Opinion: fruit as a source of functional food
By Valerie Weinborn, University of California Davis PhD student in Food Science
Nutritional support is without a doubt a fundamental aspect of food, but thanks to advances in technology and new discoveries we can also focus on another point – how to use food to improve the health of well people? It is here that the concept of functional food becomes important.
Functional foods are foods that – in addition to nourishing – contain a bioactive ingredient, or in other words present some kind of function or activity in addition to their nutritional properties. In this category we can find foods that, for example, naturally or artificially contain antioxidants, probiotics or prebiotics.
Antioxidants are molecules that protect and repair the deterioration produced in our cells by free radicals, which are unstable and highly reactive compounds capable of generating oxidative damage related to cancer and aging. By incorporating fruits with significant amounts of natural antioxidants in our diet, we can significantly reduce the harmful effects caused by the presence of free radicals.
Beta-carotene, Vitamin C and Vitamin E are the three main natural antioxidants, and we can find them in colorful fruits like grapes, apples, apricots, melons, mangoes, peaches, strawberries and berries in general, walnuts and seeds.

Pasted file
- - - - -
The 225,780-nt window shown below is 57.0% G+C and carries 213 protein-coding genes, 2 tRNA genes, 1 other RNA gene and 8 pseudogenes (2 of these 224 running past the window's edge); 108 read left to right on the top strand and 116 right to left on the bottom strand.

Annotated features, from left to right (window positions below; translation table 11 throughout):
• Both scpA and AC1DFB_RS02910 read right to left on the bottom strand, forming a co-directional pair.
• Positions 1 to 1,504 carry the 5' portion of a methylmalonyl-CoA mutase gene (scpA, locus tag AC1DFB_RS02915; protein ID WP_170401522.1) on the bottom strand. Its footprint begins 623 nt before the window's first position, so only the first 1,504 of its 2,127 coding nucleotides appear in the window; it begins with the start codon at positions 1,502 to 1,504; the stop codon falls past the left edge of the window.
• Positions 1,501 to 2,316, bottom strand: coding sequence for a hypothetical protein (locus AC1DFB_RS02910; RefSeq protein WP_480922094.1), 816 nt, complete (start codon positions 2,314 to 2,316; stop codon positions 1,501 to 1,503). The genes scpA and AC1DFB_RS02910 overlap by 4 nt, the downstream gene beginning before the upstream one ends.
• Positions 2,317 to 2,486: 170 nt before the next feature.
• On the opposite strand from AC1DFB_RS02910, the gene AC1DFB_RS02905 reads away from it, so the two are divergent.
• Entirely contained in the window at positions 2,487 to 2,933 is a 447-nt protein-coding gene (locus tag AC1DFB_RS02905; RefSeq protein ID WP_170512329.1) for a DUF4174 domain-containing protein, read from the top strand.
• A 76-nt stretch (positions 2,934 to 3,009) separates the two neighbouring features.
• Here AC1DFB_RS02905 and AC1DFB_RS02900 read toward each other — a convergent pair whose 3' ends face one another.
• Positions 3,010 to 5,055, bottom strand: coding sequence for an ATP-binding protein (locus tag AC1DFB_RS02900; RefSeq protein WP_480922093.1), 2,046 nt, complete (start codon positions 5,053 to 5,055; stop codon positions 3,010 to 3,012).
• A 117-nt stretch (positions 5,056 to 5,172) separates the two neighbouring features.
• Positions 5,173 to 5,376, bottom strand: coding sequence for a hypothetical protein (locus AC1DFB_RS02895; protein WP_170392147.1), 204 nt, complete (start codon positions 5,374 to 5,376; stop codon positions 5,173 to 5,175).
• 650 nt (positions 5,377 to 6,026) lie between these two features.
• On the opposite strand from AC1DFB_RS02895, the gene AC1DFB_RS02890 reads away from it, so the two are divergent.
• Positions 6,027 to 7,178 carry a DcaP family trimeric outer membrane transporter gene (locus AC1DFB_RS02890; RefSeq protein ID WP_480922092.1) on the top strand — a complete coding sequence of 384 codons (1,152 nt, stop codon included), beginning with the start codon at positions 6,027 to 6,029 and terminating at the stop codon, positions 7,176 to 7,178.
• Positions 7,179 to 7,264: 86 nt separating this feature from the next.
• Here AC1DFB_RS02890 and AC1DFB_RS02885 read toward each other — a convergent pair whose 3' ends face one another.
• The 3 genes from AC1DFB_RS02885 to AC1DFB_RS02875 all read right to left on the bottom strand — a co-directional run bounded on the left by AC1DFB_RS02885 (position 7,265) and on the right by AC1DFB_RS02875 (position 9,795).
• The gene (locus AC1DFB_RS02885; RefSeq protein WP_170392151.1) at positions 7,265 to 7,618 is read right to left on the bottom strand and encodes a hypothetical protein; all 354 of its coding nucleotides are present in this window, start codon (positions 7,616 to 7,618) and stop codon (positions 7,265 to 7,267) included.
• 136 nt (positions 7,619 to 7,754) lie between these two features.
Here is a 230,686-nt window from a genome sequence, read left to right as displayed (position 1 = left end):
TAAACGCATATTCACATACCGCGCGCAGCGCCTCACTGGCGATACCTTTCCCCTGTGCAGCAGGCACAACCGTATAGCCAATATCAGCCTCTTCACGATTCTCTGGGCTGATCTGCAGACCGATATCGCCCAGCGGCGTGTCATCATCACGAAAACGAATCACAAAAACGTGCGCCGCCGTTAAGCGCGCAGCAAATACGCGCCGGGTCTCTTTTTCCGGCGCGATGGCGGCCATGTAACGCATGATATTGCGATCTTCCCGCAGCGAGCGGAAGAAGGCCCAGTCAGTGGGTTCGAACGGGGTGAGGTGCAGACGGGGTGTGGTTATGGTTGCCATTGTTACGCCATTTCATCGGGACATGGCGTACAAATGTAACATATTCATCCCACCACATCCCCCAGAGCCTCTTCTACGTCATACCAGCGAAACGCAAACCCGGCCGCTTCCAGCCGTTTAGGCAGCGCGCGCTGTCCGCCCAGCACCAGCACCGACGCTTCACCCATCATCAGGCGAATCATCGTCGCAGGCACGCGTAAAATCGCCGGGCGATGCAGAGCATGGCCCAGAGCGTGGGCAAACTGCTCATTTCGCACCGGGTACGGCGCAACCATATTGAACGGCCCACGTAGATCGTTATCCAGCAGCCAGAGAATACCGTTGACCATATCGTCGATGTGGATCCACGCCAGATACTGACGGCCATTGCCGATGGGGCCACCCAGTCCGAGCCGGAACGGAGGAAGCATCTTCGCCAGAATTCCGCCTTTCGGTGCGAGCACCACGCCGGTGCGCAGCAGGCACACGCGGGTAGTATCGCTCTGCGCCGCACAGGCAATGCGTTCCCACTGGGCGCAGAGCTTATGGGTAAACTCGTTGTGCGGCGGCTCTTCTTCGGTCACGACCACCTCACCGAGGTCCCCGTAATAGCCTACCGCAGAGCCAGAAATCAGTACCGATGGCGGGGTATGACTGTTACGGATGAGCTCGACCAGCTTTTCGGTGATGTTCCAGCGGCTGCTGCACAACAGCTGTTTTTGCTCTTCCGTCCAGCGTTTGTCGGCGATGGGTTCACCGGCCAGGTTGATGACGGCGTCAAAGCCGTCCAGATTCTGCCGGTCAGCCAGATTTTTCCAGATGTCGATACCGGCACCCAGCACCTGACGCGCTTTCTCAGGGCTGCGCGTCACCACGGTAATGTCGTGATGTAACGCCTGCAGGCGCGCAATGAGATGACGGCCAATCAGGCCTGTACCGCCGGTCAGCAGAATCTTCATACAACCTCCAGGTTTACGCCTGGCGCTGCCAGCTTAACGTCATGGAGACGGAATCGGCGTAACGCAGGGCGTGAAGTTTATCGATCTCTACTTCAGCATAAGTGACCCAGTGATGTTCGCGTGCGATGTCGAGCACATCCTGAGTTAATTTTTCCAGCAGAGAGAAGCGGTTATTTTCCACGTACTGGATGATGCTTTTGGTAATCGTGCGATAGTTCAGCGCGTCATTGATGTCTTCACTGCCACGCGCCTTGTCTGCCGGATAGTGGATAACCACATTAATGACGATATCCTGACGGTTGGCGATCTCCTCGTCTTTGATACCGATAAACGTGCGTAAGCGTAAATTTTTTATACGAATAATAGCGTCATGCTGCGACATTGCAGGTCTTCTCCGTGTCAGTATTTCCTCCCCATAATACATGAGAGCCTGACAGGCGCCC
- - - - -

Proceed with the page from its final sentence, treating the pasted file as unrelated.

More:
Probiotics are live organisms (bacteria), which when administered in adequate quantities have beneficial effects on health, such as stimulating the immune system and maintaining the equilibrium of intestinal flora. Traditionally, probiotics are found in dairy products like yogurt, but in recent years there has been the development of plant-based products that have them, such as fruit juices that have these organisms added.
Prebiotics are compounds, mostly fibers, that our organisms are not capable of leading, and when they arrive intact in our large intestine they become a food source for our colonizing bacteria. The particularity about compounds with prebiotic activity is that they can only be utilized by specific bacteria groups that have a positive effect on the host’s health, or in other words us, when metabolized.
Among the fruits rich in prebiotics are tomatoes, berries (blueberries, raspberries, blackberries) and bananas.
A lot of efforts and research have been undertaken in the last decade focused on the search for new sources of prebiotic compounds, specifically those like oligosaccharides (medium length complex sugars) that are found in human milk. Many infants don’t have access to human milk , and while baby formulas today have prebiotics, they don’t present the same benefits found in natural milk.
This is why finding alternative sources is so important. In this regard, investigations have opened to the search in plant-based products such as fruits – grapes for example – in which a presence of these active compounds has been described.
In addition to a possible use in developing new food products, just the fact that fruits have one or more types of functional compounds – properly described, tested and analyzed in their active power – delivers added value to the fruit without changes, which is of special interest to growers and retailers, who could look to trading in new niches and accessing all the benefits that entails.